Panic Disorder Linked to Sensitive ‘Suffocation Alarm’

Stressed woman in metro station holds her head in her handsSix million Americans—almost 3% of the population—have panic disorder, a condition that causes sudden, overwhelming sensations of fear called panic attacks. Studies on twins suggest panic disorder may be partially genetic, and there’s good evidence that panic runs in families. Researchers know little about which, if any, specific genes cause the condition.

New research into a so-called “suffocation alarm,” though, may shed light on panic’s genetic underpinnings. The study, published in Biological Psychiatry, suggests that the shortness of breath so common to panic attacks might be linked to the body’s suffocation prevention mechanism.

Could a Suffocation Alarm Cause Panic Disorder?

Shortness of breath and feelings of suffocation are common among people who have panic attacks. These symptoms are so terrifying that many people who experience a panic attack believe they are dying; panic attacks account for more than 20% of emergency room visits. Previous research into these sensations suggests that breathing in carbon dioxide can trigger panic attacks in people with panic disorder, but not with people who don’t have panic disorder.

Based on that research, this study’s authors theorized that panic attacks might be linked to an excessively sensitive “suffocation alarm” in the brain. Previous research on mice showed that a protein called ASIC1a helps detect carbon dioxide in the brain’s amygdala, an area that’s also linked to feelings of fear. To study the role this protein might play in humans, researchers genotyped variants of the gene in 414 people with panic disorder, then compared them to 846 controls without the disorder. They also used brain imaging and genotyping to evaluate amygdala volume in a second group of 1,048 participants, as well as amygdala function in 100 people.

They found that people with variants of the ASIC1a gene were more likely to have panic disorder. Moreover, people whose panic attacks caused respiratory symptoms such as shortness of breath were much more likely to have the gene. The researchers also found that the ASIC1a gene can affect the size of the amygdala, as well as people’s emotional responses to threats. The effect held even among people who had the gene but who did not have panic disorder.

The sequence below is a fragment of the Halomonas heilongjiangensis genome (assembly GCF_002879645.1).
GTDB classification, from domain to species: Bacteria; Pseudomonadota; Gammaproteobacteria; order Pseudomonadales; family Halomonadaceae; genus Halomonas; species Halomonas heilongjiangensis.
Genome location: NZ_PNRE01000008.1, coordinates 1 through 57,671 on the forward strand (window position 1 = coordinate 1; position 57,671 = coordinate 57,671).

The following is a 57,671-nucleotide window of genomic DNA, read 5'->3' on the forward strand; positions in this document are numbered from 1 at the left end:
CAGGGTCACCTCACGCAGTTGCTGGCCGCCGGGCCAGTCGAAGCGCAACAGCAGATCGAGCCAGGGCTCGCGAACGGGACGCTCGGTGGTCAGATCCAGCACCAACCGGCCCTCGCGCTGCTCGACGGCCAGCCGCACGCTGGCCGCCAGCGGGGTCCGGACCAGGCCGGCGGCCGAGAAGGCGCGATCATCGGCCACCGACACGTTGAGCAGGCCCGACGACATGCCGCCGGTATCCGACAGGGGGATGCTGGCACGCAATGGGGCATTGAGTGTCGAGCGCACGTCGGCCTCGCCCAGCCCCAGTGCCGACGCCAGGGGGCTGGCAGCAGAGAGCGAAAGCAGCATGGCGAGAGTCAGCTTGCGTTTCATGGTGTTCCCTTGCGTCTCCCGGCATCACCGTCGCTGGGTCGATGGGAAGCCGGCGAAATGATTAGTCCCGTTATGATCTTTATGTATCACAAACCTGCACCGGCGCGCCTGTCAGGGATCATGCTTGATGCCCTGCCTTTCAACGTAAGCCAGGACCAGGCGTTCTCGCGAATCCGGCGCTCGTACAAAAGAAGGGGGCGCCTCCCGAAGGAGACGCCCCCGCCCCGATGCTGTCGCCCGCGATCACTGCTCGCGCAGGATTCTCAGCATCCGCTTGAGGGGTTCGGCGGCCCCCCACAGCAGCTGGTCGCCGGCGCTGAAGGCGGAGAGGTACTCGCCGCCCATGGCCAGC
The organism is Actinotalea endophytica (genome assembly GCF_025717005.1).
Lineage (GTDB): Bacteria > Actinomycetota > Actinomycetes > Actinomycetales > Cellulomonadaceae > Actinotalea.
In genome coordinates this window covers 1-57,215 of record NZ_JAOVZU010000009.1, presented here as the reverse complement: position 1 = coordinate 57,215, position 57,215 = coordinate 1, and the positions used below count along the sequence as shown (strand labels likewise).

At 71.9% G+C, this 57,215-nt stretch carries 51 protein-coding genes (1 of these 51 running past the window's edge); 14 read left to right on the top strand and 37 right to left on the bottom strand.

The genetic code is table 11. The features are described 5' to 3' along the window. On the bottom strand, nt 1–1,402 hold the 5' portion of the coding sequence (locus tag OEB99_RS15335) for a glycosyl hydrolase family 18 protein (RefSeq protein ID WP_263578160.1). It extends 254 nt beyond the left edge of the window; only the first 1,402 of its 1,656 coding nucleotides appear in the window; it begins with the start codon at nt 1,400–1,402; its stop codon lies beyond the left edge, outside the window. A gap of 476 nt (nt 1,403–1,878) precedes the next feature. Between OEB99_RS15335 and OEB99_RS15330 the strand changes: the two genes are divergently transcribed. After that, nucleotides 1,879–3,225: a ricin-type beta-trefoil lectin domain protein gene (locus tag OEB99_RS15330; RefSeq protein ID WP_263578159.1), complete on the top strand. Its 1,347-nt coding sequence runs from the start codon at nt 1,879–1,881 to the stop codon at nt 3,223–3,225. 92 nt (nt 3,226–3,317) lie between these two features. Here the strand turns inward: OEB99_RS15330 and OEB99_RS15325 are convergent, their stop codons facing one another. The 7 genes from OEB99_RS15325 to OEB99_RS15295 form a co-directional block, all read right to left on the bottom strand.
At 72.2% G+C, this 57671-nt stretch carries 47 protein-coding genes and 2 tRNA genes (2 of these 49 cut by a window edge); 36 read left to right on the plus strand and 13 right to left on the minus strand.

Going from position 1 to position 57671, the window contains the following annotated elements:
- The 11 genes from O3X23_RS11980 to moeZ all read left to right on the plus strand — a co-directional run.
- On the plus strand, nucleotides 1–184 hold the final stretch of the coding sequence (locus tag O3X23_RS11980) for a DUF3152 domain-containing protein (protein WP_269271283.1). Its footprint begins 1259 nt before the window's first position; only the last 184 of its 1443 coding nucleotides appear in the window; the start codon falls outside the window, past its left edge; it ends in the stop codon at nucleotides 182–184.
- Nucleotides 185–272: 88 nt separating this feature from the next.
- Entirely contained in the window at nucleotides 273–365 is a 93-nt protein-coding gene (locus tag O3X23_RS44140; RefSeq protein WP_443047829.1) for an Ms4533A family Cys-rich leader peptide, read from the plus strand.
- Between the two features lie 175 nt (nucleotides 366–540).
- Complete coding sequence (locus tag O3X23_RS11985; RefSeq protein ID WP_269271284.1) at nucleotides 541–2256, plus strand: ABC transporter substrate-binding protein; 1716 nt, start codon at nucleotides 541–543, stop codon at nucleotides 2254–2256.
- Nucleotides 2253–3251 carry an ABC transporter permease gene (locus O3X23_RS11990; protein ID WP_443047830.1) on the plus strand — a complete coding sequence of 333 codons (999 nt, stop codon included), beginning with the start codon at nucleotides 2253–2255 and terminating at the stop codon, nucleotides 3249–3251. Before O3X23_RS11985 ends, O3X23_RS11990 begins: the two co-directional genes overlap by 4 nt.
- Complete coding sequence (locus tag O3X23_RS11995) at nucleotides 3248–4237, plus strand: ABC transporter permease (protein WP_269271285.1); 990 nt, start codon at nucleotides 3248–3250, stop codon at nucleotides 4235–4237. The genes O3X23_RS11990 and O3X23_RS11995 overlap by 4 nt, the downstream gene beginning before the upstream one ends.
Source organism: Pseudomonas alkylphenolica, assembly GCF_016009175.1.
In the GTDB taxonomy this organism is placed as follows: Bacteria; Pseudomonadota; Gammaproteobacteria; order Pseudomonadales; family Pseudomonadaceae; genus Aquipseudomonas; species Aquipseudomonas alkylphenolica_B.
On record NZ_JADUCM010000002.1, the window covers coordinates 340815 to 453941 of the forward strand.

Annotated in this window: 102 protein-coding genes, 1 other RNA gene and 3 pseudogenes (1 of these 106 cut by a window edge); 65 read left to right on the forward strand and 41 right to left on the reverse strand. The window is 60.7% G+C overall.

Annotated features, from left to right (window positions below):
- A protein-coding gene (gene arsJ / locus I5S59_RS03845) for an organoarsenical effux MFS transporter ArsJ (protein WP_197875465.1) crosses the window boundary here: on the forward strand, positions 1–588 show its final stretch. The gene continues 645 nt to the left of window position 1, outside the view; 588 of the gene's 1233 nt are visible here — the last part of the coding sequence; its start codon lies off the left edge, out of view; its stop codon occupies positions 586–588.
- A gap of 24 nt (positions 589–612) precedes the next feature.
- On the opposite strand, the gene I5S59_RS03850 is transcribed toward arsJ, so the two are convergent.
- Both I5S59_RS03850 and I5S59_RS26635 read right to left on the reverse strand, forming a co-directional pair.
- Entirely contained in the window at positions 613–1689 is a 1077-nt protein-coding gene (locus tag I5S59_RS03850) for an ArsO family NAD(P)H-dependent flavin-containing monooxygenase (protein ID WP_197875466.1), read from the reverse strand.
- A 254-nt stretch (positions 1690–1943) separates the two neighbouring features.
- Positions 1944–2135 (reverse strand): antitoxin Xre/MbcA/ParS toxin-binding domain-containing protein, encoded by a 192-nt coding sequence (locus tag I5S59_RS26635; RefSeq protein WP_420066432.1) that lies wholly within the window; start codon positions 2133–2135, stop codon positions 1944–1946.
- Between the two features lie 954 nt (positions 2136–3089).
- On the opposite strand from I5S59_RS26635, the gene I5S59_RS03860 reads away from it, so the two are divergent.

Avoiding suffocation is one of the many tasks associated with survival. It’s possible, the study’s authors speculate, that fundamental survival mechanisms cause panic attacks. The ASIC1a gene could be a helpful mutation in environments that pose a high risk of suffocation, but a source of panic and distress in people who have the gene and who do not regularly face suffocation dangers.

References:

  1. Facts & statistics. (n.d.). Retrieved from http://www.adaa.org/about-adaa/press-room/facts-statistics
  2. New York-Presbyterian/Weill Cornell trial is first to show effectiveness of psychodynamic psychotherapy for panic disorder. (2007, March 13). Retrieved from http://weill.cornell.edu/news/pr/2007/03/newyork-presbyterianweill-cornell-trial-is-first-to-show-effectiveness-of-psychodynamic-psychotherap.html
  3. The brain’s “suffocation alarm” – new study reports on a genetic clue to fear. (2014, December 3). Retrieved from http://www.medicalnewstoday.com/releases/286343.php

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  • Melanie

    Melanie

    December 4th, 2014 at 11:25 AM

    I go through this exact same thing when I get in small or confined spaces so I have always said that I am claustrophobic and I am, but could that mean that when I get like this I am having a panic attack?
    I get very short of breath and seriously feel like I can’t even breathe. I get hot and my mind starts racing, like I am never going to get out of there even though I know rationally that I can.

  • Mel

    Mel

    December 5th, 2014 at 3:55 AM

    So are you saying regulate this gene in action and you might have a viable solution for some?

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